It's a trash truck George Jetson would be proud of.
Starting this fall, residents in nearby Olathe will be served by trash trucks with robotic arms that reach out, snatch, lift and dump special trash containers issued to every household in the city. All the work will be done by a single employee sitting in the cab of the truck, using a joystick more fitting of an arcade game than a sanitation vehicle.
"I think this is the wave of the future for this industry," said Kent Seyfried, Olathe's solid waste manager.
But Lawrence residents shouldn't expect the wave to wash up on their shores anytime soon. Bob Yoos, solid waste manager for Lawrence, said he thought the city's system of traditional trash trucks with a driver and two workers hanging off the back end will be around for years to come.
"What works well in one community doesn't necessarily work well in another community," Yoos said. "The technology they're going to is good, but it works well when you have very few alleys and when you have very little off-street parking. That's not Lawrence."
Seyfried, though, has 1.1 million reasons why he thinks it is a wave worth catching for the city of Olathe. That's how much he estimates the city will save in sanitation costs over a five-year period.
Although the cost of a trash truck will rise from about $150,000 currently to $170,000 with the arms, Olathe won't need to purchase as many new trash trucks in the future. That's because each truck will be able to make about 800 stops a day, up from about 500 currently.
But Seyfried said his employees likely will be the biggest winners from the new technology. The city's current system only uses one employee per truck, meaning that the driver is constantly getting in and out of the truck to empty trash.
"It is a real hard job," Seyfried said. "If you are picking up 12 to 15 tons of trash per day, you wear out. In the 20-plus years that we have been doing it this way, we've never had a driver retire. They've never lasted that long. It is a young man's sport."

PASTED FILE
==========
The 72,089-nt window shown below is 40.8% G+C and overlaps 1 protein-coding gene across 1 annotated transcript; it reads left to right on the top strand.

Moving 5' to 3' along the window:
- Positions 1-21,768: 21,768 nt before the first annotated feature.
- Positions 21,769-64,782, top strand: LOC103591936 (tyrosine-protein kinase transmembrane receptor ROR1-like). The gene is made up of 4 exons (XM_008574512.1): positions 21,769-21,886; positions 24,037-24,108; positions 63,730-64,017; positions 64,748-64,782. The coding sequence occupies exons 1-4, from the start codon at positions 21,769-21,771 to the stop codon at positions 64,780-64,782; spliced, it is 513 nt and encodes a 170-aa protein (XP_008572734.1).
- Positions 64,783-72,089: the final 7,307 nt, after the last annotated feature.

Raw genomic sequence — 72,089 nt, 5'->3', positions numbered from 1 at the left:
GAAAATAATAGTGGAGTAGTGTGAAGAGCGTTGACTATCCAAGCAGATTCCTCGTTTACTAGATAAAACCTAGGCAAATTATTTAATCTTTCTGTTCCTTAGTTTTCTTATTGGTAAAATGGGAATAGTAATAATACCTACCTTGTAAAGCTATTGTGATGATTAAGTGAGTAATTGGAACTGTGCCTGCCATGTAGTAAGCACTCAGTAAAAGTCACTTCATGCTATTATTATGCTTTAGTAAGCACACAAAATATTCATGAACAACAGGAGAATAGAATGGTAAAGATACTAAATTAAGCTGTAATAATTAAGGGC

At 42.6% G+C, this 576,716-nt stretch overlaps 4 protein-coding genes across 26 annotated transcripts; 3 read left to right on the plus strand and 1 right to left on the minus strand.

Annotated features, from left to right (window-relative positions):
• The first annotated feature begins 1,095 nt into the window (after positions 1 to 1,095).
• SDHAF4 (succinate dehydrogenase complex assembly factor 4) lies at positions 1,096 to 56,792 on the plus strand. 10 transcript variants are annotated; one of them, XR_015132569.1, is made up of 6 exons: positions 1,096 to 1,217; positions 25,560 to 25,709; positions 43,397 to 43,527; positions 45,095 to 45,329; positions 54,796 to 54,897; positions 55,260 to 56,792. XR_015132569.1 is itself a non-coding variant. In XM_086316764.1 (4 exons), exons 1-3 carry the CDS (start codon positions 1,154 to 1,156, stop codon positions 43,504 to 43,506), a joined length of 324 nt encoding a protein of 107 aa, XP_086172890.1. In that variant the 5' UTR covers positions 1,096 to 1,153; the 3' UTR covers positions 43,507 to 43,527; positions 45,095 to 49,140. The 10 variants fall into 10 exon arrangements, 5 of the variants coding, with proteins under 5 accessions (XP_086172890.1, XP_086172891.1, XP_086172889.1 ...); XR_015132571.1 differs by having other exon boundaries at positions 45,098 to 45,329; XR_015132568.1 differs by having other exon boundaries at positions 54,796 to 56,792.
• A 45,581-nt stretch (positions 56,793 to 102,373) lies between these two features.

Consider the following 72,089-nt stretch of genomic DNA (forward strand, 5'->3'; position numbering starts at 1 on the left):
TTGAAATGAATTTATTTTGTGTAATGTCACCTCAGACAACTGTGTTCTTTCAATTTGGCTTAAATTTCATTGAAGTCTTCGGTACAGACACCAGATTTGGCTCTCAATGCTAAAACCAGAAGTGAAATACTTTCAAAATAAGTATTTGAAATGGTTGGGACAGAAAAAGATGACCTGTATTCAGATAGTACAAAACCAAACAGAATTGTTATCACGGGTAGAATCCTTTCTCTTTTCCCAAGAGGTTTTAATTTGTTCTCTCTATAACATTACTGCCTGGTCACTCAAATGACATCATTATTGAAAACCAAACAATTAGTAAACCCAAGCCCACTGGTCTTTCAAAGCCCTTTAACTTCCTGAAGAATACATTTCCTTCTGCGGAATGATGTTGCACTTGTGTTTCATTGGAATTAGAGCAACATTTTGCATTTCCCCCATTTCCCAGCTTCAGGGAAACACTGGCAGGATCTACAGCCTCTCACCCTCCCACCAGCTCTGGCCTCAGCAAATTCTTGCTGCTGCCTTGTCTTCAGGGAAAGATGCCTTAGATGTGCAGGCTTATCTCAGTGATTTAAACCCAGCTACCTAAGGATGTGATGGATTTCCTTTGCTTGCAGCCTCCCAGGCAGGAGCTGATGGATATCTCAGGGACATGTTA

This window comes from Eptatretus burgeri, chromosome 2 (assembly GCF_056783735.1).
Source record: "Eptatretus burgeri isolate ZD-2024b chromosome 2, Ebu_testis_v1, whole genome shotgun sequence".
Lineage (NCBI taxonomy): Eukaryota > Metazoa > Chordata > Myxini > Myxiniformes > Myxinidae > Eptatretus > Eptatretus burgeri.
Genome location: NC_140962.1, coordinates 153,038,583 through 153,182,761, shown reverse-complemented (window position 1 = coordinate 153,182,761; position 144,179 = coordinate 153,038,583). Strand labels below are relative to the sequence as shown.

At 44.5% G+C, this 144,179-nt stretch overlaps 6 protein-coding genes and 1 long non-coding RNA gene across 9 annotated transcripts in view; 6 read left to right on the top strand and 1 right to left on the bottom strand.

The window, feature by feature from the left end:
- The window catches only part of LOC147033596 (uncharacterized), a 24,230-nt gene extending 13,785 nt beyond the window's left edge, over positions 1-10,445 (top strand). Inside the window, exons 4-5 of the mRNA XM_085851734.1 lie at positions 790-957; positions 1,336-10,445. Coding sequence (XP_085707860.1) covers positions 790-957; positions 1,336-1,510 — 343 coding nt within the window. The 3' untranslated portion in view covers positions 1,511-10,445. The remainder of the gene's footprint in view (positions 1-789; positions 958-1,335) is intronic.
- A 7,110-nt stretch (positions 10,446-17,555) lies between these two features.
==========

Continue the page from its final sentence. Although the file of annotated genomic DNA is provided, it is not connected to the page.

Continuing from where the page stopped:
During the last year, 11 out of 19 of the Olathe's trash haulers left for another job. Seyfried said he thought the new technology would cut down on that high turnover rate considerably. It also should reduce workers compensation rates because trash truck workers should be less likely to get injured.
Happy but hot
The life of a trash worker in Lawrence is a bit different than Olathe, Yoos said. He said turnover was relatively low and the department had many longtime employees.
"It really is a pretty good-paying job," Yoos said of the positions that start at about $9 an hour. "We have some people who even have their college degrees. Most of our guys really enjoy working outdoors."
The city operates about 18 trucks that handle residential trash collection, with the workday starting at 6 a.m. and ending around 2 p.m., Yoos said.
Yoos, though, is interested in making the life of his 95 employees a little easier without buying automated trucks. That could happen, he said, if more Lawrence residents leased a plastic trash cart from the department for $2 a month.
The trash carts are equipped with wheels and can be rolled to the truck rather than lifted by employees. Each trash truck also is equipped with a hydraulic platform that dumps the cart's trash into the truck.
"I can tell you that the ... carts are great," said Craig Pruett, who worked for about five years as a trash truck operator and now is a supervisor for the department. "It saves a lot of wear and tear on the loaders."
Currently the city rents about 5,000 of the carts, which still represents a minority of the 24,000 housing units served by City Hall.
Olathe residents are expected to begin receiving their specialized carts in early August. The city will equip their trucks with the fully automated equipment in phases. Seyfried said the city's trash collection should be fully automated in seven to 10 years.